Because, for all of the hoopla about Roland being the ultimate Christian knight, he is motivated almost entirely by pride, the most un-Christian of all attributes. At the risk of wrenching the story out of context in the service of my sermon, he announces to the world that he does not need people because there is nothing that he can’t accomplish on his own. In doing so, he deprives himself of all of the benefits of meaningful human contact–love, affection, moral support, and not getting hacked to pieces by a half a million barbarians. 

And also, he deprives other people of the experience–necessary for their own development as human beings–of helping Roland. Perhaps the most important thing we learn from the New Testament is that the Kingdom of God is a community construction project. We build it as we lower our guard, overcome our pride, and learn how to become intimately and lovingly enmeshed in a community of fellow saints. This, I am pretty sure, is why Christ rebukes his disciples when they criticize the woman who anointed his feet with expensive oil. He knew that she needed the experience of serving him:

But when Jesus was aware of it, He said to them, “Why do you trouble the woman? For she has done a good work for Me.For you have the poor with you always, but Me you do not have always. For in pouring this fragrant oil on My body, she did it for My burial. Assuredly, I say to you, wherever this gospel is preached in the whole world, what this woman has done will also be told as a memorial to her.” (Matthew 26: 10-13)

Oliver is wise because he understands this dynamic. Unlike Roland, he understands that the world (or, at least, the part of the world that aspires to be the Kingdom of God) cannot be divided into helpers and helpees. It can’t be divided into any two categories or hierarchies at all. That’s not how it works. We all have to be helpers, and we all have to be helped. Because that is what “The Kingdom of God” means.


  1. Sometimes it’s better not to admit how much you strike home, Michael.

  2. “I love to be the one to jump in and save the day. I want everyone to see that I am “good,” that I have things under control. Publication deadlines, family responsibilities, hundreds of thousands of Saracen hordes–no problem.”

    Not speaking of you specifically but it’s been my experience that people with the savior complex, the ones that are always, in their mind, coming to the rescue of everyone and for everything, almost always act like Roland, the will never accept any kind of help that they so freely offer to everyone else. And to me that demonstrates that it is not just pride in being seen as good, but also a kind of hierarchical positioning that is going on. Coming to the rescue elevates the savior and positions those saved below him. So receiving help is out of the question because it reverses those roles.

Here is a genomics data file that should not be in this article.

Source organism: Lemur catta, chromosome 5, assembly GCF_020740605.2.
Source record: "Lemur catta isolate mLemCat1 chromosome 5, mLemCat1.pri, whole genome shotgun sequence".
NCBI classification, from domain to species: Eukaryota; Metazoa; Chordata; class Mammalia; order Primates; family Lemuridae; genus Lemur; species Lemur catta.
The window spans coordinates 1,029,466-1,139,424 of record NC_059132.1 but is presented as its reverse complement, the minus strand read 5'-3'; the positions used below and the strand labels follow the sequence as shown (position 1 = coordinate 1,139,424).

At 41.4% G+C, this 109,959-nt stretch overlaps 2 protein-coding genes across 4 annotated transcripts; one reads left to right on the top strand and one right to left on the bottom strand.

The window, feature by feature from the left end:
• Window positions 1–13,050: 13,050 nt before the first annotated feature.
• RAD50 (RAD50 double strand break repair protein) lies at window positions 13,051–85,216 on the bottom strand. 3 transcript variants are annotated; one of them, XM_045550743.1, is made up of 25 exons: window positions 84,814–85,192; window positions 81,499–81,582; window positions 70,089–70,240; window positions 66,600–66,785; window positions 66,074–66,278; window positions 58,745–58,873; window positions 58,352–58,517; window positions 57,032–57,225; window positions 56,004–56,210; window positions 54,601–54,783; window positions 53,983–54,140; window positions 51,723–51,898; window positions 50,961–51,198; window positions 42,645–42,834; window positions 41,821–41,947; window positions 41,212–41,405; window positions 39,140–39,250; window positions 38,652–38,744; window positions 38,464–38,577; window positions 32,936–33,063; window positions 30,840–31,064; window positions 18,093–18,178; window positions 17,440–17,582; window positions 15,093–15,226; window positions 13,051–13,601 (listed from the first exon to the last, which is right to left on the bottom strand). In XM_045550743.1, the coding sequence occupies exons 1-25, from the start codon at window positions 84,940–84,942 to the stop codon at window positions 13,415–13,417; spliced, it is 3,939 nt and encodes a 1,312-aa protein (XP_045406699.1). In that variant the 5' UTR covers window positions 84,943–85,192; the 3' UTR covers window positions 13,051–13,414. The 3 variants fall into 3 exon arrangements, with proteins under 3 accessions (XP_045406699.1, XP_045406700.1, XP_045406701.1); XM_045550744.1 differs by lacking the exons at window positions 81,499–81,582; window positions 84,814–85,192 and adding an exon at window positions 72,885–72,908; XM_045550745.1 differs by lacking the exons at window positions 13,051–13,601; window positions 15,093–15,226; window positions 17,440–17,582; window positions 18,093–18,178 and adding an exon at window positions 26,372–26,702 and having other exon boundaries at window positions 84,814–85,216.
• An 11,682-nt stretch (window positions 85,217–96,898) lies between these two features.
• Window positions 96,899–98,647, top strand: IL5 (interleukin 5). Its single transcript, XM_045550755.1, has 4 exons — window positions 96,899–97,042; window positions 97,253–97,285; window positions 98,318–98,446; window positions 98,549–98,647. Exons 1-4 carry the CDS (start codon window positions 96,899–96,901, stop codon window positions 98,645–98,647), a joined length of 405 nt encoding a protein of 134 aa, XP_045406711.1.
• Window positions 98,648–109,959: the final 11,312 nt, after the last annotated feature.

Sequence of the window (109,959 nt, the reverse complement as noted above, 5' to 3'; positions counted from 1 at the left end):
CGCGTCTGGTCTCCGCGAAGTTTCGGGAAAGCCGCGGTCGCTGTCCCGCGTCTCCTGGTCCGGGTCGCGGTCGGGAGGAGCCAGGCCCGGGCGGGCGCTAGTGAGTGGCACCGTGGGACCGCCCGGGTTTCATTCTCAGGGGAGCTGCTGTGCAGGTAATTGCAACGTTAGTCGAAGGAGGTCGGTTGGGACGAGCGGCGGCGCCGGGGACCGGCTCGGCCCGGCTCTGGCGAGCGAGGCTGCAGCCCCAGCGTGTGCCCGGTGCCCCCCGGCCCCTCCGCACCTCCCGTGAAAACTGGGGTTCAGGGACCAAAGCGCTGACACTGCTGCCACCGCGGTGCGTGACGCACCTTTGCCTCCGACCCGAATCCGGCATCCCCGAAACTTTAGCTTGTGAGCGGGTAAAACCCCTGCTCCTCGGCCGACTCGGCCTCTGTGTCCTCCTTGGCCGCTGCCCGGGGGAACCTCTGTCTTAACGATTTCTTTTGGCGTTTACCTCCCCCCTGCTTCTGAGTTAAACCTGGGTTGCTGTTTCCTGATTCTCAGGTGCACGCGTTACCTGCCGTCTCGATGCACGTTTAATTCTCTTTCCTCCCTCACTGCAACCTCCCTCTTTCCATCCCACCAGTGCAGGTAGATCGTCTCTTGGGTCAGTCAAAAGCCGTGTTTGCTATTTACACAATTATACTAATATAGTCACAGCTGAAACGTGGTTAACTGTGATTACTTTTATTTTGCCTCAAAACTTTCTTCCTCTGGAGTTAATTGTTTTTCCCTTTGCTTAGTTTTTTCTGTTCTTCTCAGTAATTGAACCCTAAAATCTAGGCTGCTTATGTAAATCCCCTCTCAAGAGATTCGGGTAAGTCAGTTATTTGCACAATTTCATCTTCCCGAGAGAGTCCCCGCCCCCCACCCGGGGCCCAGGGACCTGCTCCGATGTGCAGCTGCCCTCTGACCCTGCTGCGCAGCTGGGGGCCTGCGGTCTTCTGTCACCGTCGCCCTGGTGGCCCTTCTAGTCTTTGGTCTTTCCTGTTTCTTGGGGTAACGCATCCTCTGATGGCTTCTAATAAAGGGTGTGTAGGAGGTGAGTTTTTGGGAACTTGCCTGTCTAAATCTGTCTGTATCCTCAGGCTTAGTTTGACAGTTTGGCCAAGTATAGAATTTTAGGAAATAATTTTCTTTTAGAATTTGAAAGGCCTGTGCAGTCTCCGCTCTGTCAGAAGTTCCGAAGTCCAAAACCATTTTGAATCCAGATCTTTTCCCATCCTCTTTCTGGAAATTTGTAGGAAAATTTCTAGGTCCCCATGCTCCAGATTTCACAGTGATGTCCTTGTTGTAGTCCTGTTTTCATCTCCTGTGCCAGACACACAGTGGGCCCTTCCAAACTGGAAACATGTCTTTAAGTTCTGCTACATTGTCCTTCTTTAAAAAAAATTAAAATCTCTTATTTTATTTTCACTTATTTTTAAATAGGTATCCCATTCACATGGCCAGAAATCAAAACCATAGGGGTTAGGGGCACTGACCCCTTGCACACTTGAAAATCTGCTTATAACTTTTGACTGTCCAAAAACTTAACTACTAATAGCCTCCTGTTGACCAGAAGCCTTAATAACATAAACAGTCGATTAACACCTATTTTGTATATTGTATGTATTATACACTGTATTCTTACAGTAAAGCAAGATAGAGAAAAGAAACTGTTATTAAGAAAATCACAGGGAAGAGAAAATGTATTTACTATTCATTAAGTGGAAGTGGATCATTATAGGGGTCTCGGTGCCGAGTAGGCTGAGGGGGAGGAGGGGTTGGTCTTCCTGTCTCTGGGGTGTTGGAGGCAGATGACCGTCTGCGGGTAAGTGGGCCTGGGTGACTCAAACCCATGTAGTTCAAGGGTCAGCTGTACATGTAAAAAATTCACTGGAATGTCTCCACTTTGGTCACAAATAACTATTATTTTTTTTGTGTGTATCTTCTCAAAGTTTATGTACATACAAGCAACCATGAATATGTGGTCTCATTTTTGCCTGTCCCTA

3. stephenchardy says:

    I’d like to say that your posting really helped me. But then I am pretty sure that I don’t need help. Ever. Now…. where’s that horn….

  4. Thank you for this. True on so many levels.

  5. Within the Church, I frequently see an over emphasis on self reliance functions in this way. Some love to see themselves as the ones giving service and deny the reality that they also will require it at some point in their lives. They then feel superior to those who require assistance of some form or another. In other words, they are among the good. But I have witnessed these same people use ward members as unpaid labor as servers at their child’s wedding reception, without ever seeing themselves as recipients of service.

  6. Wonderful post. Having never heard of The Song of Roland, I appreciate the background information. Your work is very insightful.
    Now for a little thread jack. I can envision an alternate timeline where Christianity had an epilogue to the New Testament, recording the testimony building experiences of Christianity, in which The Song of Roland was included because of the insight it provides. But then a few centuries later, fundamentalist Christian types want to use it as physical evidence of their being armies of Muslims where there weren’t. It makes me think about how we should approach some parts of the Bible. It’s likely that not every author of every book, recorded just the literal things that they witnessed; and that fact has been lost on many.